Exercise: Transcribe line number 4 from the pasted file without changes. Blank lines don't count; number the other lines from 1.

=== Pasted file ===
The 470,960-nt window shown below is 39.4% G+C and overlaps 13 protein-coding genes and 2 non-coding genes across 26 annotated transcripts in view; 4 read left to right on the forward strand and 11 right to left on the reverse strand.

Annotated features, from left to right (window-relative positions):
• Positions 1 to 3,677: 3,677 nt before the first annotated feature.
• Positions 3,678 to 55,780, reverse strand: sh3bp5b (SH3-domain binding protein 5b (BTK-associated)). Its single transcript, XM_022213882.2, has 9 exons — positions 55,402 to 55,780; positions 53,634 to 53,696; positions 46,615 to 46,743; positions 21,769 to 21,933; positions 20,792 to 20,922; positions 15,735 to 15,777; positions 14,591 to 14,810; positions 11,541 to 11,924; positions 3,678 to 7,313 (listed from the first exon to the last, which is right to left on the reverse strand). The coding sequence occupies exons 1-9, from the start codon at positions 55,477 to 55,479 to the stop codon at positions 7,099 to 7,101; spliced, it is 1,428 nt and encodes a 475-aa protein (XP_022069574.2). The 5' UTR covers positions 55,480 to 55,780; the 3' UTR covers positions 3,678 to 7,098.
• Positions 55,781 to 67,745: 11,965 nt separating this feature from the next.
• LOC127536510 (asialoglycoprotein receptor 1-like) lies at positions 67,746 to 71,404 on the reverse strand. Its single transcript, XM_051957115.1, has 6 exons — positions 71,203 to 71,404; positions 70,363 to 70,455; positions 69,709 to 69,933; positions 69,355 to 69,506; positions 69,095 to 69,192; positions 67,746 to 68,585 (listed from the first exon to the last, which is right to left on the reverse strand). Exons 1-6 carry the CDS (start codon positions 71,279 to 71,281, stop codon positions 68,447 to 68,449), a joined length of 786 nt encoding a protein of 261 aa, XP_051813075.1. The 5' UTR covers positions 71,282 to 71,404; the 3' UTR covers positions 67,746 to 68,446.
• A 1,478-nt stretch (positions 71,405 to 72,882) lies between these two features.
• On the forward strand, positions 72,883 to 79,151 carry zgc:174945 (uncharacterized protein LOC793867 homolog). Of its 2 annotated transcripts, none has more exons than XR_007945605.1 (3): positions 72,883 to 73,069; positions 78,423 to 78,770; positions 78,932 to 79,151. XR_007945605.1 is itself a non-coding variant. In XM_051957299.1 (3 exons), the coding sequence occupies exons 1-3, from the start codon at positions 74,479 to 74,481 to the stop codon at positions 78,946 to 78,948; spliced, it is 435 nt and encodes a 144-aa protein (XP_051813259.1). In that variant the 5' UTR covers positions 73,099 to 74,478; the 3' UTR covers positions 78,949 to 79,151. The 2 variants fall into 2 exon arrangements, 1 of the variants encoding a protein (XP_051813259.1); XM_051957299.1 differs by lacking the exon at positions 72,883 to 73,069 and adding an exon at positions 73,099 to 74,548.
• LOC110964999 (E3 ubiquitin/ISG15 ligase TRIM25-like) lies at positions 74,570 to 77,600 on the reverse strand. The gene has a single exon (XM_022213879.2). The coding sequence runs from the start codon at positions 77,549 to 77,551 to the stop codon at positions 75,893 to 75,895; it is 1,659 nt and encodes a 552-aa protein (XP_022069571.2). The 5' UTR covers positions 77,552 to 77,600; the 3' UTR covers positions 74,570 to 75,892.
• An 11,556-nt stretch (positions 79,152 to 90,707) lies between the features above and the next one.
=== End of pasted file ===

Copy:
• Positions 3,678 to 55,780, reverse strand: sh3bp5b (SH3-domain binding protein 5b (BTK-associated)). Its single transcript, XM_022213882.2, has 9 exons — positions 55,402 to 55,780; positions 53,634 to 53,696; positions 46,615 to 46,743; positions 21,769 to 21,933; positions 20,792 to 20,922; positions 15,735 to 15,777; positions 14,591 to 14,810; positions 11,541 to 11,924; positions 3,678 to 7,313 (listed from the first exon to the last, which is right to left on the reverse strand). The coding sequence occupies exons 1-9, from the start codon at positions 55,477 to 55,479 to the stop codon at positions 7,099 to 7,101; spliced, it is 1,428 nt and encodes a 475-aa protein (XP_022069574.2). The 5' UTR covers positions 55,480 to 55,780; the 3' UTR covers positions 3,678 to 7,098.